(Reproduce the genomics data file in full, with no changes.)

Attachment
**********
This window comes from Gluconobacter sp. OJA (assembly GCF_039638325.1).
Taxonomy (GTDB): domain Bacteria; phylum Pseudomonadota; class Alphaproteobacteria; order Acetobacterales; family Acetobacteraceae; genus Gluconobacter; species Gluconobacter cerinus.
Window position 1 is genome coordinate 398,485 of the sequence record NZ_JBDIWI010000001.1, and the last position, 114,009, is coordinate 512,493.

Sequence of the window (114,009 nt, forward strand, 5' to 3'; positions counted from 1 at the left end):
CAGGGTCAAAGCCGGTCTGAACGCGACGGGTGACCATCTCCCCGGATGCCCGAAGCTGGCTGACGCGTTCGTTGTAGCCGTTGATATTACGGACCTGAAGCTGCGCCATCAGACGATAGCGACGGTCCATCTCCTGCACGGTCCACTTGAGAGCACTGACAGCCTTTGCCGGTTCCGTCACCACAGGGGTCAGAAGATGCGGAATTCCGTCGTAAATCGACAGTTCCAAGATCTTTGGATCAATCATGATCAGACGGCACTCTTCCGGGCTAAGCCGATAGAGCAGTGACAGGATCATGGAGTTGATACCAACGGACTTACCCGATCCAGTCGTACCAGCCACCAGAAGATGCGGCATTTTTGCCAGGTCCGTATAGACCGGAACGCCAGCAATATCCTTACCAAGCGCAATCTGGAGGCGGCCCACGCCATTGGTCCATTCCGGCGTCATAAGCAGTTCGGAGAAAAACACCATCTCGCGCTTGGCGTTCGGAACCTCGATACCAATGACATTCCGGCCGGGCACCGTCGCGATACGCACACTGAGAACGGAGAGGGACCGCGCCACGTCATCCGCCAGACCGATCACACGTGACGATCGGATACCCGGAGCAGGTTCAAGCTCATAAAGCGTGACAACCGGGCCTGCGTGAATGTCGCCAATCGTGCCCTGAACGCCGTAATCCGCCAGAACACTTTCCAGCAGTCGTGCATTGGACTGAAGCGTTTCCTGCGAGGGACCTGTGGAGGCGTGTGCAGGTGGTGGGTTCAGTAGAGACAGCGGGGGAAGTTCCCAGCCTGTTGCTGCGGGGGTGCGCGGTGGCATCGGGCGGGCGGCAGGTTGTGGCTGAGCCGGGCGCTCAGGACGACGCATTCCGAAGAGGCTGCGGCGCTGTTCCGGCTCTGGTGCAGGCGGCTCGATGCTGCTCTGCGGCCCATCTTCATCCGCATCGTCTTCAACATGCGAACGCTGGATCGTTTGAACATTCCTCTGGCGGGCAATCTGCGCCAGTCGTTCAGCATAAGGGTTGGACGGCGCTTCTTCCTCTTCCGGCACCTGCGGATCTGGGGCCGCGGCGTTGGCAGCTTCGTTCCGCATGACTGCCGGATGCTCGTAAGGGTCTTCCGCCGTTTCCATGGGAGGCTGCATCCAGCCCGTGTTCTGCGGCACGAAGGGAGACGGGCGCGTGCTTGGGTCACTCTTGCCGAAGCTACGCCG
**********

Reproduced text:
This window comes from Gluconobacter sp. OJA (assembly GCF_039638325.1).
Taxonomy (GTDB): domain Bacteria; phylum Pseudomonadota; class Alphaproteobacteria; order Acetobacterales; family Acetobacteraceae; genus Gluconobacter; species Gluconobacter cerinus.
Window position 1 is genome coordinate 398,485 of the sequence record NZ_JBDIWI010000001.1, and the last position, 114,009, is coordinate 512,493.

Sequence of the window (114,009 nt, forward strand, 5' to 3'; positions counted from 1 at the left end):
CAGGGTCAAAGCCGGTCTGAACGCGACGGGTGACCATCTCCCCGGATGCCCGAAGCTGGCTGACGCGTTCGTTGTAGCCGTTGATATTACGGACCTGAAGCTGCGCCATCAGACGATAGCGACGGTCCATCTCCTGCACGGTCCACTTGAGAGCACTGACAGCCTTTGCCGGTTCCGTCACCACAGGGGTCAGAAGATGCGGAATTCCGTCGTAAATCGACAGTTCCAAGATCTTTGGATCAATCATGATCAGACGGCACTCTTCCGGGCTAAGCCGATAGAGCAGTGACAGGATCATGGAGTTGATACCAACGGACTTACCCGATCCAGTCGTACCAGCCACCAGAAGATGCGGCATTTTTGCCAGGTCCGTATAGACCGGAACGCCAGCAATATCCTTACCAAGCGCAATCTGGAGGCGGCCCACGCCATTGGTCCATTCCGGCGTCATAAGCAGTTCGGAGAAAAACACCATCTCGCGCTTGGCGTTCGGAACCTCGATACCAATGACATTCCGGCCGGGCACCGTCGCGATACGCACACTGAGAACGGAGAGGGACCGCGCCACGTCATCCGCCAGACCGATCACACGTGACGATCGGATACCCGGAGCAGGTTCAAGCTCATAAAGCGTGACAACCGGGCCTGCGTGAATGTCGCCAATCGTGCCCTGAACGCCGTAATCCGCCAGAACACTTTCCAGCAGTCGTGCATTGGACTGAAGCGTTTCCTGCGAGGGACCTGTGGAGGCGTGTGCAGGTGGTGGGTTCAGTAGAGACAGCGGGGGAAGTTCCCAGCCTGTTGCTGCGGGGGTGCGCGGTGGCATCGGGCGGGCGGCAGGTTGTGGCTGAGCCGGGCGCTCAGGACGACGCATTCCGAAGAGGCTGCGGCGCTGTTCCGGCTCTGGTGCAGGCGGCTCGATGCTGCTCTGCGGCCCATCTTCATCCGCATCGTCTTCAACATGCGAACGCTGGATCGTTTGAACATTCCTCTGGCGGGCAATCTGCGCCAGTCGTTCAGCATAAGGGTTGGACGGCGCTTCTTCCTCTTCCGGCACCTGCGGATCTGGGGCCGCGGCGTTGGCAGCTTCGTTCCGCATGACTGCCGGATGCTCGTAAGGGTCTTCCGCCGTTTCCATGGGAGGCTGCATCCAGCCCGTGTTCTGCGGCACGAAGGGAGACGGGCGCGTGCTTGGGTCACTCTTGCCGAAGCTACGCCG